Jackie (2016) – The End of the Beginning

In a moment when some are ready to release a cathartic cheer when 2016 bows out and the clock strikes midnight, as far as his contributions behind the camera are concerned, director Pablo Larraín has had quite the year. Neruda, one of his two films released this year, premiered at the Cannes Film Festival and has become the best-reviewed film of his career thus far. Then in September, his biopic Jackie made its premiere in Venice, and since its release in the United States has gained a lot of buzz in no small part due to an Oscar-worthy performance from Natalie Portman.

So far, Neruda is merely Chile’s entry for Best Foreign Language Film, but at this point, Jackie is almost a sure lock for numerous Oscar nominations. Biographical dramas are familiar territory for the Academy, however, so how is Larraín’s film special, and what kind of impact does it have?

Right away, we first notice Mica Levi’s original score. The unsettling strings that sharply descend and briefly rise pulsate and repeat themselves throughout the opening shots. Anyone previously familiar with her work might know of similar atmospherics in the music she composed for Under the Skin, but it still sounds a far cry from the experimental pop she puts out on her studio albums. The somber quality of her compositions here – and the first piece, in particular – reflects the sudden nature of JFK’s assassination, and thus the swift end of Jackie’s title as First Lady. In fact, considering much of the score arises when Portman is within the frame, it’s often difficult not see it as psychological.

And then there’s the cinematography which, courtesy of Stéphane Fontaine, bears the resemblance of archival footage much the way Edward Lachman’s work for Carol had the feel of a photograph – appropriate considering the film’s use of it, including the Zapruder film. Like Levi’s score, there is a beautiful melancholy to what Fontaine depicts, especially during such scenes like the decision of a burial plot and the funeral procession. Additionally, Fontaine’s frame always seems to find Portman’s Jackie in or near the center. Though the picture quality suggests historical distance, Fontaine’s eye remains intimate, and Jackie’s staging accentuates that point while conveying power even during moments of vulnerability.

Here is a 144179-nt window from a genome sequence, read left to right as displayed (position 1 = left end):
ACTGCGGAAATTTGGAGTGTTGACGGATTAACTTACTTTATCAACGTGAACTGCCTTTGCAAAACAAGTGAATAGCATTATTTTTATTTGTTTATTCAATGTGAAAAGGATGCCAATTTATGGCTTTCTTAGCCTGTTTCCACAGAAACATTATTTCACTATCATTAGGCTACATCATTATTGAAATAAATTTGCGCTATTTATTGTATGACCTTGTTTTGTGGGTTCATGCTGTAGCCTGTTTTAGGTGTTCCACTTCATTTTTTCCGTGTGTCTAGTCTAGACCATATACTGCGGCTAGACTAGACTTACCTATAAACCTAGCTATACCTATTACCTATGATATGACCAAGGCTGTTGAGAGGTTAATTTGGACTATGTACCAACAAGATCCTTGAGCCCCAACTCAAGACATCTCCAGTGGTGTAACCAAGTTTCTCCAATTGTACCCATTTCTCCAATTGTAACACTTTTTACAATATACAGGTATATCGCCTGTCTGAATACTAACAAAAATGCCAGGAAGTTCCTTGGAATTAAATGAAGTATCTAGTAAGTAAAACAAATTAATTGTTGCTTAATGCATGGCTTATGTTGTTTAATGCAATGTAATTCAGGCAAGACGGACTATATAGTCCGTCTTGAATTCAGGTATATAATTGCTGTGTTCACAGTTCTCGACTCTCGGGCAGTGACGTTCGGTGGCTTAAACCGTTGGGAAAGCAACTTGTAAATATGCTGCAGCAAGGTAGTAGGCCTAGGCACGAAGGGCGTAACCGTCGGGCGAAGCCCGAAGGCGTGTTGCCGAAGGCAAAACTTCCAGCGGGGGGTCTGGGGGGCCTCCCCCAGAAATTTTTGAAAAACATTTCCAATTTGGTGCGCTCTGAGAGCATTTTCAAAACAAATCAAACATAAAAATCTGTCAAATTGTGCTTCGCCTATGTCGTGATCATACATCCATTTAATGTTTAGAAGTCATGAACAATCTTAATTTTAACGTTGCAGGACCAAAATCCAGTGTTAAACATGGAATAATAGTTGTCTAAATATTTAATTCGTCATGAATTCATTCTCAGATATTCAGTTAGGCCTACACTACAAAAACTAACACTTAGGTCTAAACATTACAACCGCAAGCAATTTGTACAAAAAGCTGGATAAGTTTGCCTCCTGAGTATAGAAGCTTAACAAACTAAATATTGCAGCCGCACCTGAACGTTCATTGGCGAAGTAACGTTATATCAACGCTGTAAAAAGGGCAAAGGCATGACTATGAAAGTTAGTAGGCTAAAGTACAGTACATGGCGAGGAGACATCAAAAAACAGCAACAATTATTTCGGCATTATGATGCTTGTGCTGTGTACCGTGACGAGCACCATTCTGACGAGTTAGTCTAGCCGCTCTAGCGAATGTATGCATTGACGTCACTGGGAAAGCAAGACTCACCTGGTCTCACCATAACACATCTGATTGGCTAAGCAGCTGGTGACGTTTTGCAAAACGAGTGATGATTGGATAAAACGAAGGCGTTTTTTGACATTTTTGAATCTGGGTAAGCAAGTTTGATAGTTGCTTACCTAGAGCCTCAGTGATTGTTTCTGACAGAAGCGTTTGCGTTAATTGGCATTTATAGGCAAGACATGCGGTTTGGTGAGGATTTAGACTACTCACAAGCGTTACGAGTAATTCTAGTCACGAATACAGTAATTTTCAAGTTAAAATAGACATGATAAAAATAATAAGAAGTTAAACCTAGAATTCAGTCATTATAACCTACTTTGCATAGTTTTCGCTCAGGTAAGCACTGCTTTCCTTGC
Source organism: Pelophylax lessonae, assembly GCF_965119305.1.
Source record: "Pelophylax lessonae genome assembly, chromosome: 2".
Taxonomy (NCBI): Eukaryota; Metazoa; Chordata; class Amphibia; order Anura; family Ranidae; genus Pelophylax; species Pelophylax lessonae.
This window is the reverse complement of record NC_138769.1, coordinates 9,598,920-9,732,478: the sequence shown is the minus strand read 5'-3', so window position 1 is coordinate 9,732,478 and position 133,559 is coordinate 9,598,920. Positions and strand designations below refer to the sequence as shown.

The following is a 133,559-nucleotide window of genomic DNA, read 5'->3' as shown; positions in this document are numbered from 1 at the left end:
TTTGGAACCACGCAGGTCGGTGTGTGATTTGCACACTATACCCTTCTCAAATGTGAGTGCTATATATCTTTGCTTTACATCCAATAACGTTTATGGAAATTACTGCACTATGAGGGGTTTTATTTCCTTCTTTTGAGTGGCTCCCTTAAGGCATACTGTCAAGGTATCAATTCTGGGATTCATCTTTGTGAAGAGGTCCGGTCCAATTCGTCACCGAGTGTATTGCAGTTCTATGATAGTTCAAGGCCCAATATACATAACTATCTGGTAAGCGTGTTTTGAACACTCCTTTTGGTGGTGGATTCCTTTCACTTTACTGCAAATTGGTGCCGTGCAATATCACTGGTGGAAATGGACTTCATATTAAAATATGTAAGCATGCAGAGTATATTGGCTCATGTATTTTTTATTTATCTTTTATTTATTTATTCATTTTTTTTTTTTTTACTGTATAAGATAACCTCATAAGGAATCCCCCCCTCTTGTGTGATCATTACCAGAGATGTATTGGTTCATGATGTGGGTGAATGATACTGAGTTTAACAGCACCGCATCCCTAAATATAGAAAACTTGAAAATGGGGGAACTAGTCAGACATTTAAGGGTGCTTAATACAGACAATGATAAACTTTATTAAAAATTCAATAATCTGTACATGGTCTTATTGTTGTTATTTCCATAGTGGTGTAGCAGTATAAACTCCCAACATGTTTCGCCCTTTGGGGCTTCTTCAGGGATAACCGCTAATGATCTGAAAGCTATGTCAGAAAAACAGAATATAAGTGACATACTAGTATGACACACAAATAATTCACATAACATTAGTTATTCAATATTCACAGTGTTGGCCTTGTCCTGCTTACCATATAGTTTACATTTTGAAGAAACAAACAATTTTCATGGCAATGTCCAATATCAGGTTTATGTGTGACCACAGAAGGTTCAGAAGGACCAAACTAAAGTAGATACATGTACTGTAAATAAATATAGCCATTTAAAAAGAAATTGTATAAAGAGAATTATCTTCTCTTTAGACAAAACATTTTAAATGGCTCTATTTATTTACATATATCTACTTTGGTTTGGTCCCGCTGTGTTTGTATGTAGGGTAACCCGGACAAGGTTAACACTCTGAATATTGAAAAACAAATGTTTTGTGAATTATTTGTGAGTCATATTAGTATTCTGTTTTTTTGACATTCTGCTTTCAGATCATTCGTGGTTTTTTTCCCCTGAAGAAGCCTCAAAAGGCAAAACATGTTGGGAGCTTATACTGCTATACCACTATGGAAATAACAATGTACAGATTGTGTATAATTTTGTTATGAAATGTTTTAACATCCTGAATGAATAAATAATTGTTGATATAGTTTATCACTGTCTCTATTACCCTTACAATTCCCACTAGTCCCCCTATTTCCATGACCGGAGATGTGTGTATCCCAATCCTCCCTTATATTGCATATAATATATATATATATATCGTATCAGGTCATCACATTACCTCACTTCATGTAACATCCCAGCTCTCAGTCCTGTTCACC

There’s hardly a shot present that doesn’t feature Portman, and fortunately she delivers a performance commanding and multi-faceted enough to justify that focus. She was confidently at home playing arguably the most recognizable First Lady in this country’s history – outside of the modern era – and that sort of magnitude was met by ownership and a transcendence of all that Jackie was considered in the public eye during the early ‘60s. No other performer comes close to matching the amount of screen time she gets, but co-stars Peter Sarsgaard, Billy Crudup and Greta Gerwig all make the most of what they have.